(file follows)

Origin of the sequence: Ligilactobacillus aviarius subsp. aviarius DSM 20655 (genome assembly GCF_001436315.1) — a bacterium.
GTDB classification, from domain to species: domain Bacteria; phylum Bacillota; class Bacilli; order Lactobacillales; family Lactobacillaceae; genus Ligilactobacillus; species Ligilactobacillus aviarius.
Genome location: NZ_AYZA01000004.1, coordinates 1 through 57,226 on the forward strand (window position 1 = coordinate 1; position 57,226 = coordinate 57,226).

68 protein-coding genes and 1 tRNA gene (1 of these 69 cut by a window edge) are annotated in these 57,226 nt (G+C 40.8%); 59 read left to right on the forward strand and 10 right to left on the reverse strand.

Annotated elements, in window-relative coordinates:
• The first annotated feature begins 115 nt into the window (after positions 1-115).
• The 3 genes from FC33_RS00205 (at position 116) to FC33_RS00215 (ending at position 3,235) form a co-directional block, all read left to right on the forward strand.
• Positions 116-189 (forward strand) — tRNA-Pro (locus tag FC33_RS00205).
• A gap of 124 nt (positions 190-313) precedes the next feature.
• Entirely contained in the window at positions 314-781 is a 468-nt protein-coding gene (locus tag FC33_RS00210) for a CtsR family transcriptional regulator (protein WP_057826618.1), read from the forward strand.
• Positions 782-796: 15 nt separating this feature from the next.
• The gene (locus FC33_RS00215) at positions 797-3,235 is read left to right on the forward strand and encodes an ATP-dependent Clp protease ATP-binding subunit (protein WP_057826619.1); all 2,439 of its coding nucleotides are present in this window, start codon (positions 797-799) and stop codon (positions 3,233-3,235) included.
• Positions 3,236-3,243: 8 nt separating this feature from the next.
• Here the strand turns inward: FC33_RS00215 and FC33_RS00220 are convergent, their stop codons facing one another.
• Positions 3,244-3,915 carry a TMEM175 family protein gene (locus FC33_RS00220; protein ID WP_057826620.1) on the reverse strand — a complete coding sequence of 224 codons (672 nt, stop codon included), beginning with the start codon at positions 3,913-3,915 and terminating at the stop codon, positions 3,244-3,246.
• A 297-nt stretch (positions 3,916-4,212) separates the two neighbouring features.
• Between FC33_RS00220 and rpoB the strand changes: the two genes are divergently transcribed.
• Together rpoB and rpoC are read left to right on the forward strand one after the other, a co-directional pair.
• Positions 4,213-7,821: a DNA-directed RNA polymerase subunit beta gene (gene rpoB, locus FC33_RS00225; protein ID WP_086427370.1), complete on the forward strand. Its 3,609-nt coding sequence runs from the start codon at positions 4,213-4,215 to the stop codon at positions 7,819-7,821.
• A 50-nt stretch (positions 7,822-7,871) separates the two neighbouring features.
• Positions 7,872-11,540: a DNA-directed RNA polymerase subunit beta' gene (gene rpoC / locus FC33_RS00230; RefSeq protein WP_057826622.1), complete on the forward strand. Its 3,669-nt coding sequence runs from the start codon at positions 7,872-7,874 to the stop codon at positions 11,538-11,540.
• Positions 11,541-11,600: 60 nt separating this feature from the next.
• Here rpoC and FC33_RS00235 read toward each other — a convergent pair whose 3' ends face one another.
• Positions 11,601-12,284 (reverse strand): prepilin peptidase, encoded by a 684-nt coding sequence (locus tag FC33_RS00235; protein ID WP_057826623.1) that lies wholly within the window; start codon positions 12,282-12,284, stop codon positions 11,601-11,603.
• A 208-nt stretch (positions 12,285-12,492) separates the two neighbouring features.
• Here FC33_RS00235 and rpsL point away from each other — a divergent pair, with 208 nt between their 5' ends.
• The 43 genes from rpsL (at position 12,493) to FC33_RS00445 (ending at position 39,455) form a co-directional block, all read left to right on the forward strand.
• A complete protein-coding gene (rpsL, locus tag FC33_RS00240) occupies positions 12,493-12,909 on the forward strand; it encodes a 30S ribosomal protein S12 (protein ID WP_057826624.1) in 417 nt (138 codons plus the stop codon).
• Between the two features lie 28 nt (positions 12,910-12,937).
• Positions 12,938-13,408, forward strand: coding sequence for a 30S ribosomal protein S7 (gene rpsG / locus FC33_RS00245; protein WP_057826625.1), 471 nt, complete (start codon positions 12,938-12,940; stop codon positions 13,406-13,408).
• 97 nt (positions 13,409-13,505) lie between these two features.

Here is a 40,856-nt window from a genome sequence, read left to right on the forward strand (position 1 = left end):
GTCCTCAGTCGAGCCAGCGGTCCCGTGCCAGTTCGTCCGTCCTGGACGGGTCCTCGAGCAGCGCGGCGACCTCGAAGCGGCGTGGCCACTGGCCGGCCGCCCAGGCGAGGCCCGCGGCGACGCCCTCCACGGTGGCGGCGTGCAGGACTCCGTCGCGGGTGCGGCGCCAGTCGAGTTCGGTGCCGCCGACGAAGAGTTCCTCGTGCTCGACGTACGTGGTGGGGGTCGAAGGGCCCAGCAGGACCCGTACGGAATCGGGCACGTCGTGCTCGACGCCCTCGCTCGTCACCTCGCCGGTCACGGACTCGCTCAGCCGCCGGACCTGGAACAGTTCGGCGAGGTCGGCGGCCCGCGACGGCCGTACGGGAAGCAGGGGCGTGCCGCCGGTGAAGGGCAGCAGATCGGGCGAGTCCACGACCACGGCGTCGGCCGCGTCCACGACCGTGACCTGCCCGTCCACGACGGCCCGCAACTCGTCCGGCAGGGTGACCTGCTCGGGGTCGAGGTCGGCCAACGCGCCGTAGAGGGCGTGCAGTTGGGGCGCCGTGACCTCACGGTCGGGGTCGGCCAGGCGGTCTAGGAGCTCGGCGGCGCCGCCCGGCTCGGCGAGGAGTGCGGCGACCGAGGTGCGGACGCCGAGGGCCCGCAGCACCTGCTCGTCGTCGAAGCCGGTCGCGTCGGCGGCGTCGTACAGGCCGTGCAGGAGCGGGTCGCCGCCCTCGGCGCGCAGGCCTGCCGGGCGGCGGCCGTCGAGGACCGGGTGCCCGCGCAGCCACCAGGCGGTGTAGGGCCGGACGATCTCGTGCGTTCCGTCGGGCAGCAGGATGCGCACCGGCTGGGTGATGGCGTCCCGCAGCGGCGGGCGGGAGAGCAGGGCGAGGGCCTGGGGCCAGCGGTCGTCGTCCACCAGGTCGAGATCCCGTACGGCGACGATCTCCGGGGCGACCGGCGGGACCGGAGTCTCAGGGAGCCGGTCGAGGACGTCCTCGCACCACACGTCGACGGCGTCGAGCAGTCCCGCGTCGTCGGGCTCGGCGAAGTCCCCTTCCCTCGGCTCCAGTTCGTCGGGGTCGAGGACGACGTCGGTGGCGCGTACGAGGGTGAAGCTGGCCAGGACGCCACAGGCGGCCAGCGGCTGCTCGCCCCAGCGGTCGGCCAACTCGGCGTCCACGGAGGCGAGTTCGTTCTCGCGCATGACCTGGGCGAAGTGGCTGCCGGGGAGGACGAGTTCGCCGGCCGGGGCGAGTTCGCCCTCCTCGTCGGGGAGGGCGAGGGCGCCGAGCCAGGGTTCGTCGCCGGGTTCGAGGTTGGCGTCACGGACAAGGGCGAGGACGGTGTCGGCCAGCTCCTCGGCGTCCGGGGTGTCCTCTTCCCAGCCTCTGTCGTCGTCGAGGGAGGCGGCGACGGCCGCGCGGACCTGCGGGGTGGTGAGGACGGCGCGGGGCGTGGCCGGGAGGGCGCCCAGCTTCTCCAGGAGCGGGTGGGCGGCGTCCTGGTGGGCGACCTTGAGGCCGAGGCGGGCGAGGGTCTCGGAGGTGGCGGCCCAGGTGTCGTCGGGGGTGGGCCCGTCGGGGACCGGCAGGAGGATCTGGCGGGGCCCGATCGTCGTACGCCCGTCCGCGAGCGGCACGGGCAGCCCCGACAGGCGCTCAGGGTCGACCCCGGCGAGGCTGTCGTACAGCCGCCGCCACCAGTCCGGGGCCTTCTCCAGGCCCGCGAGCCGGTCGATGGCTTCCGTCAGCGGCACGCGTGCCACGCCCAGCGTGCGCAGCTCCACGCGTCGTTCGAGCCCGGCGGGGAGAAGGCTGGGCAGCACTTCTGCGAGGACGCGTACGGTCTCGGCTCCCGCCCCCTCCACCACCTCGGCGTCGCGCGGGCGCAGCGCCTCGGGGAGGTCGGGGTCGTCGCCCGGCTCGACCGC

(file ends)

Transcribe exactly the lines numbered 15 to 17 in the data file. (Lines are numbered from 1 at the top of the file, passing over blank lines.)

• Positions 3,244-3,915 carry a TMEM175 family protein gene (locus FC33_RS00220; protein ID WP_057826620.1) on the reverse strand — a complete coding sequence of 224 codons (672 nt, stop codon included), beginning with the start codon at positions 3,913-3,915 and terminating at the stop codon, positions 3,244-3,246.
• A 297-nt stretch (positions 3,916-4,212) separates the two neighbouring features.
• Between FC33_RS00220 and rpoB the strand changes: the two genes are divergently transcribed.